- Leverage RESTORE Act funding and other federal funding to direct other revenue streams
- Create opportunities to engage local businesses and workforce in implementation
“Water is the existential issue for Southeast Louisiana,” said Michael Hecht, President & CEO of Greater New Orleans, Inc. “Our region has a take-it-or-leave-it opportunity to make strategic investments in the environment today that will ensure continued economic growth and opportunity tomorrow, and CCRE will help ensure this happens.”
“Partnerships such as these allow the state to engage business interests and other stakeholders so that we can work together to achieve our goals of restoring and protecting this valuable resource, coastal Louisiana,” said Jerome Zeringue, Executive Director of the Coastal Protection and Restoration Authority.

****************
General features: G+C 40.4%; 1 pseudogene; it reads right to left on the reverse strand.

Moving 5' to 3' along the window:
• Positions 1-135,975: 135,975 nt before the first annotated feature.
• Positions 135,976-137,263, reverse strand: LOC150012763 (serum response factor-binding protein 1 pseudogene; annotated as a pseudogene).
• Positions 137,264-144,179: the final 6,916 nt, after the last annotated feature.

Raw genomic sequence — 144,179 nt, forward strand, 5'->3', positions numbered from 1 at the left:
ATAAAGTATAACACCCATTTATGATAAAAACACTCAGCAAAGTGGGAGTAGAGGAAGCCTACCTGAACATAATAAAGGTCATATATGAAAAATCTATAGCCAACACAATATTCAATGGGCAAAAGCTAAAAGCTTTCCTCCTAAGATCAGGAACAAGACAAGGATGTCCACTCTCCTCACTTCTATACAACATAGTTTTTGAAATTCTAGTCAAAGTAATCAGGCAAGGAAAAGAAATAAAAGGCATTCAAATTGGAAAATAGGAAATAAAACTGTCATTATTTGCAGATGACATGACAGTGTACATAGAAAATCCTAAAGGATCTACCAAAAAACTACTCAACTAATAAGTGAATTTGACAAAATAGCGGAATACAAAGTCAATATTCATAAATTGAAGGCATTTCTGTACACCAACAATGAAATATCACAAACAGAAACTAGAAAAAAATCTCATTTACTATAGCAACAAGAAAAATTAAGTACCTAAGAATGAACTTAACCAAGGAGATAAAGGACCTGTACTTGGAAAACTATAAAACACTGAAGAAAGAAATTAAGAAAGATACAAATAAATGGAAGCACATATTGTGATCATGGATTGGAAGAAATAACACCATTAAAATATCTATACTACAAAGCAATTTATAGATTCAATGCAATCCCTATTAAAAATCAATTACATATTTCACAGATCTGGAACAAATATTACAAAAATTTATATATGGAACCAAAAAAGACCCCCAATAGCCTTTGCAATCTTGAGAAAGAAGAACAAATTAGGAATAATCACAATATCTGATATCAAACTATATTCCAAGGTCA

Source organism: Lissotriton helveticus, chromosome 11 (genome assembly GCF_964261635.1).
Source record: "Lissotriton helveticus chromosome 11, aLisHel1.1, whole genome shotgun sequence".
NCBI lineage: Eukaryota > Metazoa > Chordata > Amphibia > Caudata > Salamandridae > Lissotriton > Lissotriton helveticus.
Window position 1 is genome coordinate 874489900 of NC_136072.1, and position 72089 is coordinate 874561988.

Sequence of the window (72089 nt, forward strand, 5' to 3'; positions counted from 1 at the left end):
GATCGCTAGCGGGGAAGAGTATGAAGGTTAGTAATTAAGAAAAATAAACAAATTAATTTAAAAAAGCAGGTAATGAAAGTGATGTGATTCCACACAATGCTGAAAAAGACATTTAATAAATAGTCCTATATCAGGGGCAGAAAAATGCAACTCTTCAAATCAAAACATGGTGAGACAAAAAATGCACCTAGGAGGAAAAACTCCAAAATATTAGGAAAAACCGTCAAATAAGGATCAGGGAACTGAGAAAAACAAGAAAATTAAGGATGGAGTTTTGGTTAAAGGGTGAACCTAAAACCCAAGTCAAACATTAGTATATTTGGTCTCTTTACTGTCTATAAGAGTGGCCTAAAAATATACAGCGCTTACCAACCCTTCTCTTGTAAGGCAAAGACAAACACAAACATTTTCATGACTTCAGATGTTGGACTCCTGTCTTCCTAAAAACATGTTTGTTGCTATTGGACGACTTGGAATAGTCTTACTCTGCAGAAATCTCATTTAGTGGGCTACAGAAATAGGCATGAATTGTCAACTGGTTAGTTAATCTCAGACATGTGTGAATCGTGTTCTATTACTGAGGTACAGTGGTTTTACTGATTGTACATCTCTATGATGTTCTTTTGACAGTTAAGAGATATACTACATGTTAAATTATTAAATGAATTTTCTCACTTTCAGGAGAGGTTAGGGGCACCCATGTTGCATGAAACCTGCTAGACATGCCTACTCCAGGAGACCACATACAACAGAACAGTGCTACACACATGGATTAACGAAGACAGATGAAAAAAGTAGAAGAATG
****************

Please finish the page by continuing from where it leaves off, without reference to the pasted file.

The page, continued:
CCRE is composed of a diverse group of CEOs and executives from the Greater New Orleans, Baton Rouge and Terrebonne-Lafourche regions. Members include:
- Marty Mayer, President & CEO, Stirling Properties (CCRE Chair)
- Justin Augustine, Regional Vice President, Veolia
- Dale Benoit, Owner, Print-‐All, Inc.
- Rita Benson LeBlanc, Owner/Vice Chairman of the Board of the New Orleans Saints and Pelicans
- Sharon Bergeron, Vice President of Commercial Lending, Coastal Commerce Bank
- Donna Fraiche, Founding Member of Baker Donelson’s Louisiana offices, Former Board Member of the Louisiana Recovery Authority
- Fran Gladden, Vice President of Government and Public Affairs, Cox Communications Southeast Region
- Philip Gunn, Managing Director of New Orleans Office, Postlethwaite & Netterville
- Will Hales, Assistant Vice President, Iberia Bank
- Tara Hernandez, President, JCH Development
- Merritt Lane, President & CEO, Canal Barge Company, Inc.
- Jay Lapeyre, CEO, Laitram, LLC
- G.F. Gay Le Breton, Managing Director, Chaffe & Associates
- Brandon Nelson, Vice President of Commercial Banking, Whitney Bank
- Mark Spansel, Partner, Adams & Reese
- Lizette Terral, President, New Orleans Region, JP Morgan Chase Bank
- Mickey Thomas, President & CEO, South Louisiana Bank